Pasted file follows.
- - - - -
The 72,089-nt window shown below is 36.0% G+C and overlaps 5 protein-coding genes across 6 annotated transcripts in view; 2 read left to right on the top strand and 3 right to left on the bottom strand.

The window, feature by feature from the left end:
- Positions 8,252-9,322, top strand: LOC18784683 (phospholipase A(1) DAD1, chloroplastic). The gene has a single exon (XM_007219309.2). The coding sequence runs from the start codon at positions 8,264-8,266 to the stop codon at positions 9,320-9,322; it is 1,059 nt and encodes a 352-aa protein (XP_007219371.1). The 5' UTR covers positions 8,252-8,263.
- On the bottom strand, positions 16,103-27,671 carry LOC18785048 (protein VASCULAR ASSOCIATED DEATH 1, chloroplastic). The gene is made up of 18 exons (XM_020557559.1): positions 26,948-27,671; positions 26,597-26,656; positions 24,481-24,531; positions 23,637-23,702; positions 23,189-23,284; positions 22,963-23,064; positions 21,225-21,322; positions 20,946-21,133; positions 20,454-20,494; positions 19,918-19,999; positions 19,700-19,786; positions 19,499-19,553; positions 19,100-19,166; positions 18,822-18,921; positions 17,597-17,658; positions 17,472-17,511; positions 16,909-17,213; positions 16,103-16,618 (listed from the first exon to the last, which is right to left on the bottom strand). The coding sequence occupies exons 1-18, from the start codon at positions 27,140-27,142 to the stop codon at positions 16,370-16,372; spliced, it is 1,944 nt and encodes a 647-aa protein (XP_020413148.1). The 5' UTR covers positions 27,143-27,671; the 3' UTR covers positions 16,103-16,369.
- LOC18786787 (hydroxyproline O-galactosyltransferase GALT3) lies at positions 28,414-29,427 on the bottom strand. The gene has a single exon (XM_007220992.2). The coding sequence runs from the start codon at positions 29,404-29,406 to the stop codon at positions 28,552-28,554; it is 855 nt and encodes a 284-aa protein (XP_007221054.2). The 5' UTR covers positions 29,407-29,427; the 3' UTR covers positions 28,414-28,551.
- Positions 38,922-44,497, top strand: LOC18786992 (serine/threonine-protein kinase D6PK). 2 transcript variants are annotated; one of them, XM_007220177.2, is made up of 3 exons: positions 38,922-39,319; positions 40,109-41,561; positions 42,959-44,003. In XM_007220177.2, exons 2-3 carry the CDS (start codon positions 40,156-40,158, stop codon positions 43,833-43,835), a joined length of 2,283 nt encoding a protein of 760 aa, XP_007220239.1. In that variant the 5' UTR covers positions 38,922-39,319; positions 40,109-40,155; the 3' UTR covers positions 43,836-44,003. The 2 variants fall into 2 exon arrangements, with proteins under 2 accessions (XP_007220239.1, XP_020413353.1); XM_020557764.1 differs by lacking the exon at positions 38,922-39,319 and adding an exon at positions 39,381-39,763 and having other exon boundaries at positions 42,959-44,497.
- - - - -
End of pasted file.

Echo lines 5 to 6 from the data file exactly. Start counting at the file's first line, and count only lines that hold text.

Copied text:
- LOC18786787 (hydroxyproline O-galactosyltransferase GALT3) lies at positions 28,414-29,427 on the bottom strand. The gene has a single exon (XM_007220992.2). The coding sequence runs from the start codon at positions 29,404-29,406 to the stop codon at positions 28,552-28,554; it is 855 nt and encodes a 284-aa protein (XP_007221054.2). The 5' UTR covers positions 29,407-29,427; the 3' UTR covers positions 28,414-28,551.
- Positions 38,922-44,497, top strand: LOC18786992 (serine/threonine-protein kinase D6PK). 2 transcript variants are annotated; one of them, XM_007220177.2, is made up of 3 exons: positions 38,922-39,319; positions 40,109-41,561; positions 42,959-44,003. In XM_007220177.2, exons 2-3 carry the CDS (start codon positions 40,156-40,158, stop codon positions 43,833-43,835), a joined length of 2,283 nt encoding a protein of 760 aa, XP_007220239.1. In that variant the 5' UTR covers positions 38,922-39,319; positions 40,109-40,155; the 3' UTR covers positions 43,836-44,003. The 2 variants fall into 2 exon arrangements, with proteins under 2 accessions (XP_007220239.1, XP_020413353.1); XM_020557764.1 differs by lacking the exon at positions 38,922-39,319 and adding an exon at positions 39,381-39,763 and having other exon boundaries at positions 42,959-44,497.